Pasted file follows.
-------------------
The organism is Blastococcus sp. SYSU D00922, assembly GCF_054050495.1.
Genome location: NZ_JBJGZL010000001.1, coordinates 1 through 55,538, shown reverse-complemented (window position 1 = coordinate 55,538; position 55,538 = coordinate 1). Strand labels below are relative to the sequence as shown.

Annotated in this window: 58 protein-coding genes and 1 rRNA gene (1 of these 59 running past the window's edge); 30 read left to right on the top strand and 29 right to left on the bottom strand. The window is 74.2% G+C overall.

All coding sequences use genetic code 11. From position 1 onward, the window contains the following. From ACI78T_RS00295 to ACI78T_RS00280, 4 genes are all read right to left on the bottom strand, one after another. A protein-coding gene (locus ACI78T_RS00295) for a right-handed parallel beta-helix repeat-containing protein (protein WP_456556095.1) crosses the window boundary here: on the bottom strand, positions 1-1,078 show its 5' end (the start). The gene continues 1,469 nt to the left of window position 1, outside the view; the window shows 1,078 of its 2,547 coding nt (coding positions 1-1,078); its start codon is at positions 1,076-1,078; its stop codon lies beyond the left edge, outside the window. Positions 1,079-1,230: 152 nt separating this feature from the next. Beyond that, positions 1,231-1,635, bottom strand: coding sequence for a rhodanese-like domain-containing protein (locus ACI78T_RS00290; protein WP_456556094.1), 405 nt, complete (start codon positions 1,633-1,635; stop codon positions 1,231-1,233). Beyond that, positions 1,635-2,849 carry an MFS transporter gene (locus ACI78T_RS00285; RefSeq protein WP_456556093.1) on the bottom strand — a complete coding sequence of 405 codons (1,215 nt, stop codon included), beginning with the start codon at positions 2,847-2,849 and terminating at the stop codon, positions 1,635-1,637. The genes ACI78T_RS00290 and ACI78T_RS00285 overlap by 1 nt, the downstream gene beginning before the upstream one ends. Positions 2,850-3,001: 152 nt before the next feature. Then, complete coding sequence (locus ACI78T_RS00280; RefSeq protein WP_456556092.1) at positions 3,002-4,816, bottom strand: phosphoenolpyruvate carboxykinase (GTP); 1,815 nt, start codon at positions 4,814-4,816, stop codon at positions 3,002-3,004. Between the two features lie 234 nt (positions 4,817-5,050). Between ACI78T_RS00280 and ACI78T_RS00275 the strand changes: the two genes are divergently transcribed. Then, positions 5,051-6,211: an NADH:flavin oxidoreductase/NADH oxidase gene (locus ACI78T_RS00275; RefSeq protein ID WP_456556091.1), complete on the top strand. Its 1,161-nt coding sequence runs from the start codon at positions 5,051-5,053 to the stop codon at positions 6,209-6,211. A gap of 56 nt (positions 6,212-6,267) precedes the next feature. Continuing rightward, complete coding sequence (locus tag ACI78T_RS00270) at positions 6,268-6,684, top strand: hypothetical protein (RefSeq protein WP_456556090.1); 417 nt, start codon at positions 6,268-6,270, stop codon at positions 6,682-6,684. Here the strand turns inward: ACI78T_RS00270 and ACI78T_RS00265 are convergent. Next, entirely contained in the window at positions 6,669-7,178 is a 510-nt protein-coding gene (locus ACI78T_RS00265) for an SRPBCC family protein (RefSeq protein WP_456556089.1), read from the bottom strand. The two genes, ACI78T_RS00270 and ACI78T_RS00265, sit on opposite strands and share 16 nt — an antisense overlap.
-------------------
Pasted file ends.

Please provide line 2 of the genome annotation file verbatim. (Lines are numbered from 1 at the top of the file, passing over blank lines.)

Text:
Genome location: NZ_JBJGZL010000001.1, coordinates 1 through 55,538, shown reverse-complemented (window position 1 = coordinate 55,538; position 55,538 = coordinate 1). Strand labels below are relative to the sequence as shown.